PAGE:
Non-Conventional Energy




ABSTRACT: Technology is like a double edged weapon….. which can turn either to a boon or bane.. depends only how you pursue it and how you use it…. Energy is today’s basic necessity; we don’t produce energy but transfer it to different forms and use it. We have selected this presentation “NON-CONVENTIONAL ENERGY” because it suggests logical solutions to how we have produced energy and power for such a long time till humans existed on earth. In this presentation we have described the general idea of fuel cell energy with chemical reactions and processes involved in them. We have covered the history of fuel cell, principle and its working, types of fuel cells, construction of low temperature PEM fuel cell and benefits of fuel cells. There after we concluded up with the applications of these fuels cells.

Non-Conventional Energy
INTRODUCTION:Energy is the primary and most universal measure of all kinds of work by human beings and nature. Every thing that is happening in the world is the expression of flow of energy in one of its forms. Most people use the word energy for input to their body and thus think about crude fuels and electric power. All of us know that neither energy can be created nor destroyed it can be just transformed from one form to another. Now-a-days we are using mostly non-conventional sources to generate electricity like solar energy, wind energy, chemical energy, co-generation, geothermal, biomass energy, hydro energy, fuel cell energy. These energy converters were developed mostly in 18 th Century but the revolutionary changes occurred only in 20th and 21st centuries. HISTORY OF FUEL CELL:The principle of the fuel cell was discovered by German scientist Christian Friedrich Schonbein in 1838 and published in the January 1839 edition of the “Philosophical magazine”. Based on this work, the first fuel cell was developed by Welsh scientist Sir William Robert Grove in 1843. The fuel cell he made used similar materials to today’s phosphoric-acid fuel cell. It wasn’t until 1959 that British engineer Francis Thomas Bacon successfully developed a

5 k W stationary fuel cell. In 1959 a team led by Harry Ihrig built a 15 KW fuel cell tractor for Allis-Chalmers which was demonstrated across the US at state fairs. This system used potassium hydroxide as the electrolyte and compressed hydrogen and oxygen as the reactants. UTC’s Power subsidy was the first company to manufacture and commercialize a large, stationery fuel cell system for use as a co-generation power plant in hospitals, universities and large office buildings. UTC power continues to market this fuel cell as the Pure Cell 200 KW system. In 2006 Staxon introduced an inexpensive OEM fuel cell module for system integration. In 2006 Angstrom power, a British Columbia based company, began commercial sales of portable devices using proprietary hydrogen fuel cell technology, trademarked as “micro hydrogen”. WHAT IS A FUEL CELL? Fuel cell is a device that electrochemically converts the chemical energy of a fuel and an oxidant to electrical energy. The fuel and oxidant are typically stored outside of the fuel cell and transferred into the fuel cell as the reactants are consumed. In principle a fuel cell operates like a battery. Unlike a battery, a fuel cell does not run down are require recharging. It will produce energy in the form of electricity and heat as long as fuel is supplied. A fuel cell consists of two electrodes sandwiched around an electrolyte. Oxygen passes over one electrode and hydrogen over the other, generating electricity, water and heat. HOW DO FUEL CELLS WORK?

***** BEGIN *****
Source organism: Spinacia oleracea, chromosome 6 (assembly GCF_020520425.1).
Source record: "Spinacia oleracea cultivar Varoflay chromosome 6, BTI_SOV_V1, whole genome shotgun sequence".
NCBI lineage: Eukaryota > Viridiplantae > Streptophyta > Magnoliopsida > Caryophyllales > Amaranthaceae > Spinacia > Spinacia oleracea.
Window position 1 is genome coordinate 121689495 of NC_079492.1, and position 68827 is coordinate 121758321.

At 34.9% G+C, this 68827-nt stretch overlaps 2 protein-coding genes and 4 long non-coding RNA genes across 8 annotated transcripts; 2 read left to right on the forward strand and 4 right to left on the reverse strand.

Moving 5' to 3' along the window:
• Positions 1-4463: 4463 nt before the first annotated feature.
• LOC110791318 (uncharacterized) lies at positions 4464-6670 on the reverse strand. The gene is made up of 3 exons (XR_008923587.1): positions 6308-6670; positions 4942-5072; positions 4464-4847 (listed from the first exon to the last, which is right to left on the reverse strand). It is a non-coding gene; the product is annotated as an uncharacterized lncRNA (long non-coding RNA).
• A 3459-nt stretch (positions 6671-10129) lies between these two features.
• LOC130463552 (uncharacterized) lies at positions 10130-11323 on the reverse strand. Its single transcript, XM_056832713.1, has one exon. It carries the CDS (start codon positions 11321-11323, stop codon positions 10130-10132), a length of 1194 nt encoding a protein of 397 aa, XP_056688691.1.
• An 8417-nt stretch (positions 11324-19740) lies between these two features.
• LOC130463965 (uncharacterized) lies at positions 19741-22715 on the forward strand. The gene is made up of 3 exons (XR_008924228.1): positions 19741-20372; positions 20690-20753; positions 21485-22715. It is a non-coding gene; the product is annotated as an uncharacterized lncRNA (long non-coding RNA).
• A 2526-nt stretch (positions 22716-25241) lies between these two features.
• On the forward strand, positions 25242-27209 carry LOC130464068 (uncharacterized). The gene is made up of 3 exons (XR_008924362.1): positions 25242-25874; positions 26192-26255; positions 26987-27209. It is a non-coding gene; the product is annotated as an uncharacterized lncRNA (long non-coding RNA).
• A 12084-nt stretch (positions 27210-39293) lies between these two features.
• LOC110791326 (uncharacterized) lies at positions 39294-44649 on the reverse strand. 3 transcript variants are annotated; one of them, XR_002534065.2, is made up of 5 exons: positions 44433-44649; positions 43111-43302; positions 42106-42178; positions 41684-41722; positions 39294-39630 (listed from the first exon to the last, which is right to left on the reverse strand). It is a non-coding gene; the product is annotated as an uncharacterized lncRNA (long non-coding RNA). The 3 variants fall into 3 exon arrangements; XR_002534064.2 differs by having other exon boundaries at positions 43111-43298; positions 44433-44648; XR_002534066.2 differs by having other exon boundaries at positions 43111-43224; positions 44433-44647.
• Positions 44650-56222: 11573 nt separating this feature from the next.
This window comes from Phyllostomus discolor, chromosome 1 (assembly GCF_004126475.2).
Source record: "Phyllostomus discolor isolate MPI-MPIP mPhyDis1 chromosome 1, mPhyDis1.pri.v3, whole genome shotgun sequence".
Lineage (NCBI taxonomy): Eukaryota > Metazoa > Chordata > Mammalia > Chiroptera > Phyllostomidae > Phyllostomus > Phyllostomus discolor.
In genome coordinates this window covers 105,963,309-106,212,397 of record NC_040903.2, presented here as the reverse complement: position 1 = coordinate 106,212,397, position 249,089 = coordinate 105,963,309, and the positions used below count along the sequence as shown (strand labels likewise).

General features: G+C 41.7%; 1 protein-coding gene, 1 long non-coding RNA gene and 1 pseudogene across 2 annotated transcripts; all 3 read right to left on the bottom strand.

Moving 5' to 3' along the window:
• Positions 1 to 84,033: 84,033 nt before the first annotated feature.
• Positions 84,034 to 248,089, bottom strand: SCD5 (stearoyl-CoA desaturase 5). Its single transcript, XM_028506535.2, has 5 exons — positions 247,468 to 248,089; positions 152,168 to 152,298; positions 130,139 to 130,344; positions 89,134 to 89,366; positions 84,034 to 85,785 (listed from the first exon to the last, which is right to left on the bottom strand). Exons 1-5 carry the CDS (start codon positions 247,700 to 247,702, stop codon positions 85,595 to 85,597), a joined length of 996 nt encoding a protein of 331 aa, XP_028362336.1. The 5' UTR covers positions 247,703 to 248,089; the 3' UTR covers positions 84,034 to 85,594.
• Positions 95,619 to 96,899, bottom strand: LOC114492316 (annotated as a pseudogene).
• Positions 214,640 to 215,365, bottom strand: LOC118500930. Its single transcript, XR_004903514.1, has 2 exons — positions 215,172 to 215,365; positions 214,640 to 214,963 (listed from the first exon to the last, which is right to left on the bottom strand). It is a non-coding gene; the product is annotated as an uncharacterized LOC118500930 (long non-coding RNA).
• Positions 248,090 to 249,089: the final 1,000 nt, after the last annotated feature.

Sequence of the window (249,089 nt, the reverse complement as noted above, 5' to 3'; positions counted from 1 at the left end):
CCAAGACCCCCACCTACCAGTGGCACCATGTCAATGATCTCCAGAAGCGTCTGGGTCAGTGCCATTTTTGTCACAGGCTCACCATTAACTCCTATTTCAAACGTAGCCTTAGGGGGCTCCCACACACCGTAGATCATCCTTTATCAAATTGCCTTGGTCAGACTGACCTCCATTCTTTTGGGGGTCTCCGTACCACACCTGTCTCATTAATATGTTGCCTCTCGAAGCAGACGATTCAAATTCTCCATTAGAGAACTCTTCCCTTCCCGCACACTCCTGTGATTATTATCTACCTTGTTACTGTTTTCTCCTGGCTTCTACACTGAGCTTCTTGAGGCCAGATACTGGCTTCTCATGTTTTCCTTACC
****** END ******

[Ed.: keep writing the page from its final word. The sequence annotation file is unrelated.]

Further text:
Anode: 2H 2

4H+ + 4e2H2O

Cathode: O 2 + 4H+ + 4eOverall: 2H2 + O2

2H 2O + energy